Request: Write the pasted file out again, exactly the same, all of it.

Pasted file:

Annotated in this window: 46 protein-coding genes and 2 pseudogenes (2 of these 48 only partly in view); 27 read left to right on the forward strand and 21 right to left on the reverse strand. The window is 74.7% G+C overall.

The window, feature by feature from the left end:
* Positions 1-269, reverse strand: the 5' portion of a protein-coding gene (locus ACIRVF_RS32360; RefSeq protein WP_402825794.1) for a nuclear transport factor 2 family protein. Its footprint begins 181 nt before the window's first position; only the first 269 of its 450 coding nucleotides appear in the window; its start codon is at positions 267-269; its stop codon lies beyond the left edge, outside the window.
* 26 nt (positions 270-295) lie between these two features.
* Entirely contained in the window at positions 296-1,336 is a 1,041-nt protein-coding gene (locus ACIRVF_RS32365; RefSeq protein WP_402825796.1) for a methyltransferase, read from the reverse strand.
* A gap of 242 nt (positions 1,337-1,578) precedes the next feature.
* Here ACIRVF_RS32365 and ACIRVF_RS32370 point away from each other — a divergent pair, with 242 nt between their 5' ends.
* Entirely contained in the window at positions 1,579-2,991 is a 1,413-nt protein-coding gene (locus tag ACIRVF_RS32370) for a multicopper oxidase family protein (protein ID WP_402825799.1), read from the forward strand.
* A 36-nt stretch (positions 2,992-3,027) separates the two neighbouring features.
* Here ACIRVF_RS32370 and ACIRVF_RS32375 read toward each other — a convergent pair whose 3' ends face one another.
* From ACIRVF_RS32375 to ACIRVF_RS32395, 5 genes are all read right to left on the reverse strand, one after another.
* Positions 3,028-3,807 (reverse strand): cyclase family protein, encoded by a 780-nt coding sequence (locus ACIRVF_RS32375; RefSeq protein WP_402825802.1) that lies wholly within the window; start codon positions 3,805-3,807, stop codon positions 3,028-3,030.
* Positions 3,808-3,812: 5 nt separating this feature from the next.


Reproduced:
Annotated in this window: 46 protein-coding genes and 2 pseudogenes (2 of these 48 only partly in view); 27 read left to right on the forward strand and 21 right to left on the reverse strand. The window is 74.7% G+C overall.

The window, feature by feature from the left end:
* Positions 1-269, reverse strand: the 5' portion of a protein-coding gene (locus ACIRVF_RS32360; RefSeq protein WP_402825794.1) for a nuclear transport factor 2 family protein. Its footprint begins 181 nt before the window's first position; only the first 269 of its 450 coding nucleotides appear in the window; its start codon is at positions 267-269; its stop codon lies beyond the left edge, outside the window.
* 26 nt (positions 270-295) lie between these two features.
* Entirely contained in the window at positions 296-1,336 is a 1,041-nt protein-coding gene (locus ACIRVF_RS32365; RefSeq protein WP_402825796.1) for a methyltransferase, read from the reverse strand.
* A gap of 242 nt (positions 1,337-1,578) precedes the next feature.
* Here ACIRVF_RS32365 and ACIRVF_RS32370 point away from each other — a divergent pair, with 242 nt between their 5' ends.
* Entirely contained in the window at positions 1,579-2,991 is a 1,413-nt protein-coding gene (locus tag ACIRVF_RS32370) for a multicopper oxidase family protein (protein ID WP_402825799.1), read from the forward strand.
* A 36-nt stretch (positions 2,992-3,027) separates the two neighbouring features.
* Here ACIRVF_RS32370 and ACIRVF_RS32375 read toward each other — a convergent pair whose 3' ends face one another.
* From ACIRVF_RS32375 to ACIRVF_RS32395, 5 genes are all read right to left on the reverse strand, one after another.
* Positions 3,028-3,807 (reverse strand): cyclase family protein, encoded by a 780-nt coding sequence (locus ACIRVF_RS32375; RefSeq protein WP_402825802.1) that lies wholly within the window; start codon positions 3,805-3,807, stop codon positions 3,028-3,030.
* Positions 3,808-3,812: 5 nt separating this feature from the next.